In my view, that’s likely to provoke two responses from the Article III Courts. First, the Circuits will start imposing their own minimum due process and legal sufficiency requirements on the Immigration Courts. But, since there are eleven different Circuits now reviewing immigration petitions, that’s likely to result in a hodgepodge of different criteria applicable in different parts of the country. And, the Supremes have neither the time nor ability to quickly resolve all Circuit conflicts.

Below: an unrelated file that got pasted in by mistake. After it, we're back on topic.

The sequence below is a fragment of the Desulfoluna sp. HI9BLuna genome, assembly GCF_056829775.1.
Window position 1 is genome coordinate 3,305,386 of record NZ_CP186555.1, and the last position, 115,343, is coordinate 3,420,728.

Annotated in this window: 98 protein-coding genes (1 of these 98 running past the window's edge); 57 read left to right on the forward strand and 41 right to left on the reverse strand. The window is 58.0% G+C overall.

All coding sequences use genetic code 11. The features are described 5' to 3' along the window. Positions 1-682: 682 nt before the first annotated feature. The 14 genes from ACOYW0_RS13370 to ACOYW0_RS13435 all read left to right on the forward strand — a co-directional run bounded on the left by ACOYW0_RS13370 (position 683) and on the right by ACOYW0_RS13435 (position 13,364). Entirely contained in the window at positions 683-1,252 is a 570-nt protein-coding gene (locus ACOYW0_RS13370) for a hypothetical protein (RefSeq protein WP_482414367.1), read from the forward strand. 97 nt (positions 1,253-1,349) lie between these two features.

Second, many, if not all Courts of Appeals, are likely to return the problem to the DOJ by remanding thousands of cases to the Immigration Courts for “re-dos” under fundamentally fair procedures. Obviously, that will be a massive waste of time and resources for both the Article III Courts and the Immigration Courts. It’s much better to do it right in the first place. “Haste makes waste.”

No matter where one stands in the immigration debate, due process and independent decision making in the U.S. Immigration Courts should be a matter of bipartisan concern and cooperation. After all, we are a constitutional republic, and due process is one of the key concepts of our constitutional system.

PWS

03/02/17